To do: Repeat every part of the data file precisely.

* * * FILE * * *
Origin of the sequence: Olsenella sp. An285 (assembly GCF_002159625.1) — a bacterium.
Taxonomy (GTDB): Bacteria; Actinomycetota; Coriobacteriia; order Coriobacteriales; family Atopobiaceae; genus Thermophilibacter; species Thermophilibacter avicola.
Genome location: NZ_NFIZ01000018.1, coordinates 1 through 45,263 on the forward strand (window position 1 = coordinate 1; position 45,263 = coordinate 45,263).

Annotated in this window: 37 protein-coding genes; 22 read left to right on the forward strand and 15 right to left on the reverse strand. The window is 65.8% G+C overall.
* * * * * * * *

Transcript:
Origin of the sequence: Olsenella sp. An285 (assembly GCF_002159625.1) — a bacterium.
Taxonomy (GTDB): Bacteria; Actinomycetota; Coriobacteriia; order Coriobacteriales; family Atopobiaceae; genus Thermophilibacter; species Thermophilibacter avicola.
Genome location: NZ_NFIZ01000018.1, coordinates 1 through 45,263 on the forward strand (window position 1 = coordinate 1; position 45,263 = coordinate 45,263).

Annotated in this window: 37 protein-coding genes; 22 read left to right on the forward strand and 15 right to left on the reverse strand. The window is 65.8% G+C overall.